Most canyoning parties I've seen, ours included, tend to be a bit casual about belaying. Some ways in which this can show up include:

  • the first person down not self-belaying;
  • bottom belayer not in a position to effectively stop a fall;
  • bottom belayer not watching properly;
  • bottom belaying when part of the abseil is not visible.

There are other less common examples as well. Of concern is less what we do, than that we realise what we are doing, why we are taking that risk, and whether that risk is justified.

For example, parties in a canyon usually bottom belay (assuming they belay at all)! However, there are plenty of abseils where the belayer has no visibility of the abseiler until halfway down the abseil. Unless you can see the abseiler, you can't stop them on belay. There's a false sense of comfort in having the belayer. We think we are being safe, but in reality there's more risk involved. Abseilers should be careful if they are being bottom belayed in the top section of an abseil which can't be seen from the bottom.

An example from personal experience.

In one canyon that I've been on, the leader didn't insist on belaying, even though a number of the party were inexperienced abseilers. I thought that was unwise and bottom belayed anyway. Two of the inexperienced women slipped on the same section of an abseil and both took their brake hand off the rope to stop themselves from swinging in to the wall. I caught them both by pulling on the rope. However, without a belayer they would both have had a nasty 2m fall onto rocks.

You can argue that they should have kept their hand on the rope. But when you're swinging into a wall, your instinct is to fend off with your hand. If you're experienced then you should be able to overcome this instinct. If you're only a beginner, then maybe not. It's the leader's responsibility to make their safety decisions based on the abilities of all of the members of the party, not just their own.

Another example from personal experience.

In a canyon with a few friends, we were doing the final abseil of that section, 17m or so with the last 12m overhung. As the second most experienced abseiler, normally I would have gone down first. However, I wasn't ready, so another member decided to go first. We pushed for him to use a self belay, but didn't insist on it - a mistake in hindsight. He was abseiling on a single piton on a crab (not a lot of friction), and the rope was dry. As he went over the overhang, he sped up and lost control. He went very fast down the rope and hit the ground hard. Luckily he didn't suffer a serious injury, just some minor whiplash, although we exited the canyon immediately.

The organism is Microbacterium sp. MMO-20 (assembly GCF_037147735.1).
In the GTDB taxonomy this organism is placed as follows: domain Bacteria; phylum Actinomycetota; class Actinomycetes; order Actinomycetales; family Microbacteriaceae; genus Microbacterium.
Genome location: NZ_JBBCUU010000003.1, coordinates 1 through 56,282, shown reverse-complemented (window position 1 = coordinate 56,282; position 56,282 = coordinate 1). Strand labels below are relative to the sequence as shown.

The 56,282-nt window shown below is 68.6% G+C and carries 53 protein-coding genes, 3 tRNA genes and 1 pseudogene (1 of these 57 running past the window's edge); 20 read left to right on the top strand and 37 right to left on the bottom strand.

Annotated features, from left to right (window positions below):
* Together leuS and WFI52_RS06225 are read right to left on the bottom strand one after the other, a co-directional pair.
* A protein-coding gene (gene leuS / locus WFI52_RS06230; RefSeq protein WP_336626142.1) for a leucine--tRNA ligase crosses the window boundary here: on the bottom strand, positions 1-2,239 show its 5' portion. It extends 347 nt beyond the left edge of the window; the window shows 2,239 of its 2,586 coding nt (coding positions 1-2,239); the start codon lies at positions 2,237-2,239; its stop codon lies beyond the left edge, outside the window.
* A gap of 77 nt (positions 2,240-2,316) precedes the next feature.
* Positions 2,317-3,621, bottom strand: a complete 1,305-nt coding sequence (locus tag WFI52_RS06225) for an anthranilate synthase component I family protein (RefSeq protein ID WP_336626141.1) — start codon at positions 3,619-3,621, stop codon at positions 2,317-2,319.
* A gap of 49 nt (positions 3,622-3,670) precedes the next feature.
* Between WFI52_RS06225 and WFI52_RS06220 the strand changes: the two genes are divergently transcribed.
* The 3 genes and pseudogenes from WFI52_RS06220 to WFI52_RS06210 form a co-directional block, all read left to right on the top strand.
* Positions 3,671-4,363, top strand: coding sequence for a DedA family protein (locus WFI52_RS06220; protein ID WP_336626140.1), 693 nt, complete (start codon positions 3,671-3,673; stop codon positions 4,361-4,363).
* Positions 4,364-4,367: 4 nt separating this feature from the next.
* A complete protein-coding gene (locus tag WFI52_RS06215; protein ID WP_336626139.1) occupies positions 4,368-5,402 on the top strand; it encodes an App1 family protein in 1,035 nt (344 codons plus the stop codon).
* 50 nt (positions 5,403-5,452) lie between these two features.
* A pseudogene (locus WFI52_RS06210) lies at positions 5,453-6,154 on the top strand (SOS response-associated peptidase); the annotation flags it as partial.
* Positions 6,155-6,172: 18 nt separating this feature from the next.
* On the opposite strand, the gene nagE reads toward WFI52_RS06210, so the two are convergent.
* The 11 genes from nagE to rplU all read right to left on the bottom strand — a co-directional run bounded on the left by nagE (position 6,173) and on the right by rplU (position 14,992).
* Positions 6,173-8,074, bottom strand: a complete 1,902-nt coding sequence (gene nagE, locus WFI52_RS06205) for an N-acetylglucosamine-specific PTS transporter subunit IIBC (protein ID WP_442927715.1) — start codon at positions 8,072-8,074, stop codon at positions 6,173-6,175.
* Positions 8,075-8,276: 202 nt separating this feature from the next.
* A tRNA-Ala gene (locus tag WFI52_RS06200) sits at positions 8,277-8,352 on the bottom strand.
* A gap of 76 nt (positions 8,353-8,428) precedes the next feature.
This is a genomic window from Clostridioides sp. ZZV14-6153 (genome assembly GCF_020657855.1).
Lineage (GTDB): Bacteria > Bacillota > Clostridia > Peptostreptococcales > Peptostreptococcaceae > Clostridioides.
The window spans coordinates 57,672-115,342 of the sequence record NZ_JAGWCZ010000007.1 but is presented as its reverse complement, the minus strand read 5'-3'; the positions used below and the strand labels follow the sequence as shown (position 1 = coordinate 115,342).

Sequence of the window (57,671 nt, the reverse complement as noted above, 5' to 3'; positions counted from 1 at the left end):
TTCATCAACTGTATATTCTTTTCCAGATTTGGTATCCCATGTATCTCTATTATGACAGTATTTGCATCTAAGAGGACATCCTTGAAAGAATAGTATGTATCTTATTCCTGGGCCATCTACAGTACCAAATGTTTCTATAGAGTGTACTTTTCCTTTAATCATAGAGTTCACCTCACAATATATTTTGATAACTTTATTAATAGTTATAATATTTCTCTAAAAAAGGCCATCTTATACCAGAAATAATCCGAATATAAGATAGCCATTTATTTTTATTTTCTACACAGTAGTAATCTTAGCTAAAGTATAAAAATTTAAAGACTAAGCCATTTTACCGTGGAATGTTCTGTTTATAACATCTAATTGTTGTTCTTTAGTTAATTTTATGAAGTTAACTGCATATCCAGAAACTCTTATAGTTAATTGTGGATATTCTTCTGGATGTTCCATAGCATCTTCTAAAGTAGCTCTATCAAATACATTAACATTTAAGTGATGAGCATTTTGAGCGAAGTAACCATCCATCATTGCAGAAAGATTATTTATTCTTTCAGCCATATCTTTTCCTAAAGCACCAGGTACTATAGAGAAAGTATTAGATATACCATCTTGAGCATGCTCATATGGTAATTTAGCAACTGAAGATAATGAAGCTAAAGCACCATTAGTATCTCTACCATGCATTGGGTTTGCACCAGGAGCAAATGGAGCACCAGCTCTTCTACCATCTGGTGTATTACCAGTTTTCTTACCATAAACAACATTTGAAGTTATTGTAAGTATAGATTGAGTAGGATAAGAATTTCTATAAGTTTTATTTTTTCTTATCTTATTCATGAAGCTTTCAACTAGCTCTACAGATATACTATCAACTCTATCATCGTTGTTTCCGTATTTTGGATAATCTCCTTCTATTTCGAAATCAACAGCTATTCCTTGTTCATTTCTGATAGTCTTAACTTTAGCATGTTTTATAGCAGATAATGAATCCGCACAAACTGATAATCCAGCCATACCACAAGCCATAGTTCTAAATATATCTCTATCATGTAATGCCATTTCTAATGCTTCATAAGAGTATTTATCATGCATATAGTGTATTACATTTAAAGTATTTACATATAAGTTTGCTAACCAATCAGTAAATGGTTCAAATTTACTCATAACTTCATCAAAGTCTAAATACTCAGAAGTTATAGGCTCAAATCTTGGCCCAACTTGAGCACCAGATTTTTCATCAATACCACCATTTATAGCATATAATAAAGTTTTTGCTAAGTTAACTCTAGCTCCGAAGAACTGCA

It goes to show that even in an relatively innocuous abseil, things can go wrong. Some points in particular:

  • consider using a self belay (prussik) unless it is unsafe eg. in a waterfall
  • know your device, particularly if you haven't used it much before
  • dry ropes are faster than wet, and much harder on the hands if you don't have a glove

So should the first person down always use a self belay? No. There are situations where it may be more dangerous to use one than to not.

An example.

I was first down the last abseil in Claustral, using a self belay. I had recently lost a prussik loop, so I was using a new one. It was somewhat thinner than my previous one, and more prone to catching. Near the bottom of the drop I slipped and the prussik caught, even though my brake hand was still on the rope. I was stuck with my head under the waterfall trying to get this thing loose. After thirty seconds or so (although under the waterfall it seemed like much more) I got myself free, but realised that the self belay can sometimes be less safe than no belay.

A self belay can also be an issue when the abseil has a tricky start. Often the self belay can get caught on edges, or you would prefer to use your left hand for something other than moving the prusik knot. But if you make a mistake, then you will have a backup to catch you. One option in this case might be to use a French prusik as a backup below your abseil device. However, this method tends to severely limit your speed options, which can cause other problems.

In general I would self belay if:

  • the abseil is long
  • there are ledges where it might be necessary to stop and untangle the rope
  • the abseil is relatively dry, or particularly slippery

I would be unlikely to self belay if:

  • the abseil is short, particularly if it is into water
  • the abseil is down a waterfall, where time can be of the essence
  • the abseil is over a sharp overhang, where the self belay can easily get jammed
  • I know my combination of rope/device will result in a slow descent anyway

Below is a summary of the pros and cons of each method. In the end, none of them is probably right for all occasions. It is well worthwhile knowing them all and choosing the appropriate one for the conditions.

Top belay


  • safe - there are always at least two points of failure
  • can allow the leader to control the abseil


  • slow to set up
  • entire abseil needs to be visible from the top to be fully effective
  • can't be used to belay the last person
  • requires an experienced person to set up/run the belay

Bottom belay


  • quick to set up
  • easy to teach


  • entire abseil needs to be visible from the bottom to be fully effective
  • effect of belaying on straight through devices is limited
  • can't be used to belay the first person
  • needs solid ground at the bottom of the abseil
  • danger to belayer of falling rocks

Self belay


  • can be used by first/last abseiler reasonably quickly


  • can be difficult to get out of if the self belay catches
  • self belay may not catch for a number of reasons in the event of a fall

No belay


  • no time needed to set up


  • no backup in event of a fall